The crisis over French football chiefs’ alleged plan to keep non-white players out of the national squad has escalated after a senior official admitted that he secretly recorded the meeting which discussed the issue of race.
French sport has been hit by claims that France’s football hierarchy wanted to limit the number of young black players and those of north African origin coming through the country’s Clairefontaine football academy.
The secret plan for ethnic quotas allegedly involved limiting non-white youngsters entering the selection process through training centres as early as age 12 or 13. The website Mediapart published extracts from a transcript of a meeting last year where high-ranking officials wanted to set a cap of 30% on players of certain origins. The site concluded that officials felt there were “too many blacks and Arabs” in French football.
Two investigations are under way by the French Football Federation and the government, which expects to announce its findings on Monday. Meanwhile, the national technical director of the federation, Francois Blaquart, has been suspended, while there are suggestions that national team coach Laurent Blanc will be axed for his involvement in the talks.
Mohammed Belkacemi, an official responsible for liaising with young players in suburbs and highrise estates, has admitted he was the whistleblower who had recorded the controversial meeting in November 2010 where race quotas were discussed.
The French national coach Laurent Blanc first flatly denied any discussion about quotas, then apologised for any offence about “certain terms” he used.
The recordings show officials were debating French players with dual-nationality who could come through the French but leave to play for other countries.
‘Big, strong powerful…’
Blanc is said to have attended the meeting in which this decision was made, and reportedly said: “The Spanish, they say, ‘We don’t have a problem. We have no blacks’.”
Blanc also reportedly talked about black players’ physiology.
He said: “You have the impression that they really train the same prototype of players, big, strong, powerful … What is there that is currently big, strong, powerful? The blacks.” He said other criteria should be used to bring in players “with our culture, our history”.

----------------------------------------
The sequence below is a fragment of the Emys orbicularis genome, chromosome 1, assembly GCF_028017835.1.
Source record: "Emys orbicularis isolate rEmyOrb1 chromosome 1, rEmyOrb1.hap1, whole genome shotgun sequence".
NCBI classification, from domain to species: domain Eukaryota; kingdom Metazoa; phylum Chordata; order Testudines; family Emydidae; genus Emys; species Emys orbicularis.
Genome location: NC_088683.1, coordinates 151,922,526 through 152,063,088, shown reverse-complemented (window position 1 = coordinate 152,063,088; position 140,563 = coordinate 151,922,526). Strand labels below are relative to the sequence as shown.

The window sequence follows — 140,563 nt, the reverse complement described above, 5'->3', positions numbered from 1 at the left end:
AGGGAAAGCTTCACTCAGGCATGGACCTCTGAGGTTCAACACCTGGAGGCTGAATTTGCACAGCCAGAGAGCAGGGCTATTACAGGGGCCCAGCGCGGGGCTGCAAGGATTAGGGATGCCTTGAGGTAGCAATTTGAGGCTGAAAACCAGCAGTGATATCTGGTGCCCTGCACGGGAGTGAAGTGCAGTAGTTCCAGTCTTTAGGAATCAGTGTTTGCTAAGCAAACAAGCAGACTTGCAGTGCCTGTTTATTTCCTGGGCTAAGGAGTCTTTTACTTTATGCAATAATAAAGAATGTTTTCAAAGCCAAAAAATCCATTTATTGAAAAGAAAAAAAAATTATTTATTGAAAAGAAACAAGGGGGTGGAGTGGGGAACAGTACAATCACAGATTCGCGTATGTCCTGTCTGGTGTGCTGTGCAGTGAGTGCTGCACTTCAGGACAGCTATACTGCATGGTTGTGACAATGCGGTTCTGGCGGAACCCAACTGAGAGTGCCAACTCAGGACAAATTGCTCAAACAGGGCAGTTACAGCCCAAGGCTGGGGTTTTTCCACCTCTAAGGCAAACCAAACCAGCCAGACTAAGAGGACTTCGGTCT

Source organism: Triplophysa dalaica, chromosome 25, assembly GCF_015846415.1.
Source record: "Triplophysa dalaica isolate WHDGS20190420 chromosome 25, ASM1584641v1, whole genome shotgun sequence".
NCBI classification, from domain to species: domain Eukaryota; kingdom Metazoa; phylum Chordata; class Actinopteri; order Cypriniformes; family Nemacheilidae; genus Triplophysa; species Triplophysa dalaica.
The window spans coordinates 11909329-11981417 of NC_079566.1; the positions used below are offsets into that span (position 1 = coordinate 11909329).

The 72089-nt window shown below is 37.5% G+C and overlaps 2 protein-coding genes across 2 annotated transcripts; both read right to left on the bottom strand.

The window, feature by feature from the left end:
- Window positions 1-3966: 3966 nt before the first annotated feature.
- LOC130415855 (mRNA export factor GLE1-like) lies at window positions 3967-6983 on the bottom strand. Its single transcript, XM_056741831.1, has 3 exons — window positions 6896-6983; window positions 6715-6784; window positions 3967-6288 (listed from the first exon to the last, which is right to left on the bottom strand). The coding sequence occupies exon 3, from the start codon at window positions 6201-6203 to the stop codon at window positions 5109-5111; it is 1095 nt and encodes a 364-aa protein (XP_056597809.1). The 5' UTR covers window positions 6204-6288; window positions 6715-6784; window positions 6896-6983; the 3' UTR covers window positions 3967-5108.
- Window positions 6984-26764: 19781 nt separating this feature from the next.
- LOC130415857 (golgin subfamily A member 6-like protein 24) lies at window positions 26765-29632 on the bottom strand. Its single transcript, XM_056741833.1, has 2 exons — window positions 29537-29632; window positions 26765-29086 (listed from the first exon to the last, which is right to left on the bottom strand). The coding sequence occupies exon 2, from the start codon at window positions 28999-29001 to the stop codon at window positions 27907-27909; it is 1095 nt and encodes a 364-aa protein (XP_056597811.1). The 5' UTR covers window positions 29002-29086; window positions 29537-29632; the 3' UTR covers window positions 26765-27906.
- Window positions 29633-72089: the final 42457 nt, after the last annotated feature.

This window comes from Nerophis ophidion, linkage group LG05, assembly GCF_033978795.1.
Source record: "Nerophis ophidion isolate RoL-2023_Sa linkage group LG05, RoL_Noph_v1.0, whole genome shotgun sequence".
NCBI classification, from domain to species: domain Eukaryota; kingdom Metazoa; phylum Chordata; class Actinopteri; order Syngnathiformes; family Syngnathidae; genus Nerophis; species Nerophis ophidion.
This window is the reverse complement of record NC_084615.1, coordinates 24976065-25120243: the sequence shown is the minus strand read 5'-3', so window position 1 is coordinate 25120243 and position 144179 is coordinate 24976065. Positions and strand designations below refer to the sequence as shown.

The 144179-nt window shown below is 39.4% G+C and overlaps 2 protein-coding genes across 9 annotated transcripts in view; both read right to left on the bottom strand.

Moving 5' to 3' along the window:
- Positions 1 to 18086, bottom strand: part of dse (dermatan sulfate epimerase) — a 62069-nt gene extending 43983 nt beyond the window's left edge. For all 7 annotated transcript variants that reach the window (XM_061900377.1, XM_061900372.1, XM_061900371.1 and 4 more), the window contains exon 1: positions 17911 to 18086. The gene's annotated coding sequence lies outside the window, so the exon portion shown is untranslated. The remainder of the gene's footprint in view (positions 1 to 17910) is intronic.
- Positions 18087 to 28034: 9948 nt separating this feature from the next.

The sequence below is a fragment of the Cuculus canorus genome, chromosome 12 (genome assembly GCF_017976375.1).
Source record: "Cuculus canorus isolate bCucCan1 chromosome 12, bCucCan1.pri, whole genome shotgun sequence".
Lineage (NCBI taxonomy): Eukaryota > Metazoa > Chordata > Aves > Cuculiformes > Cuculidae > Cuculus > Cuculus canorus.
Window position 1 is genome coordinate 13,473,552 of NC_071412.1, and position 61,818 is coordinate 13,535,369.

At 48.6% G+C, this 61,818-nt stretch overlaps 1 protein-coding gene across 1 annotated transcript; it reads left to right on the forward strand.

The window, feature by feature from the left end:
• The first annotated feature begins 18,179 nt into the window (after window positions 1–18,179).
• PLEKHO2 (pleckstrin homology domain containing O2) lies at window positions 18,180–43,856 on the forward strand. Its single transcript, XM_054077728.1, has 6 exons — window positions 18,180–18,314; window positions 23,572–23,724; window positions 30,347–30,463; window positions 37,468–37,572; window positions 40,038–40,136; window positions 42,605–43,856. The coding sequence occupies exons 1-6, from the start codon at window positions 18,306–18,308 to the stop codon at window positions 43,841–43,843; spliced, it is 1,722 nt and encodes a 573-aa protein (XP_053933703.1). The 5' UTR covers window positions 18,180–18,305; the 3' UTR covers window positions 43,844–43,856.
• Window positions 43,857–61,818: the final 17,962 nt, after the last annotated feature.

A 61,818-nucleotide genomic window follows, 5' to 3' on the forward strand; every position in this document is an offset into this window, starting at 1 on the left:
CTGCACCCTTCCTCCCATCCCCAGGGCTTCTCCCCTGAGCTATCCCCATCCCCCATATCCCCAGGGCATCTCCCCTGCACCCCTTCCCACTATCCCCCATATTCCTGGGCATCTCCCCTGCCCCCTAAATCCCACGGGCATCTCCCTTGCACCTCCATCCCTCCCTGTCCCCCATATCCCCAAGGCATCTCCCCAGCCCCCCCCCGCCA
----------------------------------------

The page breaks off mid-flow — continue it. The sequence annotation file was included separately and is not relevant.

Blanc did not deny the veracity of the transcript, in which he said he was “very much in favour” of a quota, but said that his words had been twisted.
“It would be in bad faith not to see that the debate in which I participated was not about ‘reducing the number of blacks and Arabs in French football,’ as the sensational title of the article suggested, but about planning the future of French football and addressing the important and delicate problem of players with dual-nationalities, as well as methods of scouting/selection for a new playing project,” he said.
The scandal comes after the French team’s mutiny at the World Cup last summer was privately blamed by some on black or Muslim players, suggesting the team had disintegrated because they lacked “national identity”.
Black French players expressed their disgust at alleged ethnic quotas.
Lilian Thuram, the former World Cup defender, scorned the notion black players might not be patriotic enough.
“I’m black, well dark brown to be precise, and I feel perfectly French,” he said. But I didn’t know that skin pigmentation was what makes one feel French. Does that mean every white person, even Swedish, feels French?”
Senegalese-born French footballer Patrick Vieira joined in the criticism of Blanc.
“When I read that he (Blanc) said ‘the Spanish say: We don’t have a problem. We don’t have blacks,’ or ‘who are the big, strong, powerful ones? The blacks’, it’s scandalous! These are serious comments,” he said.
“I know Laurent Blanc, I’ve always had a good relationship with him. I don’t think he’s racist but I’m surprised by the degree of his comments.
“You can say what you like, but no one was tricked in that meeting. Nobody was forced to make these comments, and still they said them, it’s a fact: it’s shocking.”